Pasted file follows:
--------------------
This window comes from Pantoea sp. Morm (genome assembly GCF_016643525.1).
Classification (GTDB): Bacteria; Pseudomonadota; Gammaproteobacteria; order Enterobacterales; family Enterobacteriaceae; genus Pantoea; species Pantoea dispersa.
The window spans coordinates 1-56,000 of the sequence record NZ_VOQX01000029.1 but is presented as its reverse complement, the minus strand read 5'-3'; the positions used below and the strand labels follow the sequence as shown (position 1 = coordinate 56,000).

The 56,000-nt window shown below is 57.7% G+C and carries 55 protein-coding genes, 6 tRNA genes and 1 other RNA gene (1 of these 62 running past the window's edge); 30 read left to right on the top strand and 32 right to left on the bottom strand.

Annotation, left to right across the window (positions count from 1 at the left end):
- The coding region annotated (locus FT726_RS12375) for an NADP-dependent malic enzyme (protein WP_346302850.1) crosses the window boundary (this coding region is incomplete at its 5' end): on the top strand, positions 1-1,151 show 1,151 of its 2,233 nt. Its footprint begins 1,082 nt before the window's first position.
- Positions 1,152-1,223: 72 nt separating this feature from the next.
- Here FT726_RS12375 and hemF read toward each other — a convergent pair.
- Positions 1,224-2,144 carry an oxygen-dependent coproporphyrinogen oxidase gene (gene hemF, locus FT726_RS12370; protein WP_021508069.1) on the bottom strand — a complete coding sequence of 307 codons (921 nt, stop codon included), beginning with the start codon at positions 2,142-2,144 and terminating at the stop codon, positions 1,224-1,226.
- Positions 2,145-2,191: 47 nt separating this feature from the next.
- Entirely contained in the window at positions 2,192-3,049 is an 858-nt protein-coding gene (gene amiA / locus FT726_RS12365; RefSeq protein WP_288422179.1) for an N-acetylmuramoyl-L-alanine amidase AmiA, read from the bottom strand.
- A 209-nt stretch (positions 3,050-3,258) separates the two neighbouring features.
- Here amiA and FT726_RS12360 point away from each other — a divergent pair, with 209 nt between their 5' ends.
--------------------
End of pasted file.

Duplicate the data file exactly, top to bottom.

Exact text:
This window comes from Pantoea sp. Morm (genome assembly GCF_016643525.1).
Classification (GTDB): Bacteria; Pseudomonadota; Gammaproteobacteria; order Enterobacterales; family Enterobacteriaceae; genus Pantoea; species Pantoea dispersa.
The window spans coordinates 1-56,000 of the sequence record NZ_VOQX01000029.1 but is presented as its reverse complement, the minus strand read 5'-3'; the positions used below and the strand labels follow the sequence as shown (position 1 = coordinate 56,000).

The 56,000-nt window shown below is 57.7% G+C and carries 55 protein-coding genes, 6 tRNA genes and 1 other RNA gene (1 of these 62 running past the window's edge); 30 read left to right on the top strand and 32 right to left on the bottom strand.

Annotation, left to right across the window (positions count from 1 at the left end):
- The coding region annotated (locus FT726_RS12375) for an NADP-dependent malic enzyme (protein WP_346302850.1) crosses the window boundary (this coding region is incomplete at its 5' end): on the top strand, positions 1-1,151 show 1,151 of its 2,233 nt. Its footprint begins 1,082 nt before the window's first position.
- Positions 1,152-1,223: 72 nt separating this feature from the next.
- Here FT726_RS12375 and hemF read toward each other — a convergent pair.
- Positions 1,224-2,144 carry an oxygen-dependent coproporphyrinogen oxidase gene (gene hemF, locus FT726_RS12370; protein WP_021508069.1) on the bottom strand — a complete coding sequence of 307 codons (921 nt, stop codon included), beginning with the start codon at positions 2,142-2,144 and terminating at the stop codon, positions 1,224-1,226.
- Positions 2,145-2,191: 47 nt separating this feature from the next.
- Entirely contained in the window at positions 2,192-3,049 is an 858-nt protein-coding gene (gene amiA / locus FT726_RS12365; RefSeq protein WP_288422179.1) for an N-acetylmuramoyl-L-alanine amidase AmiA, read from the bottom strand.
- A 209-nt stretch (positions 3,050-3,258) separates the two neighbouring features.
- Here amiA and FT726_RS12360 point away from each other — a divergent pair, with 209 nt between their 5' ends.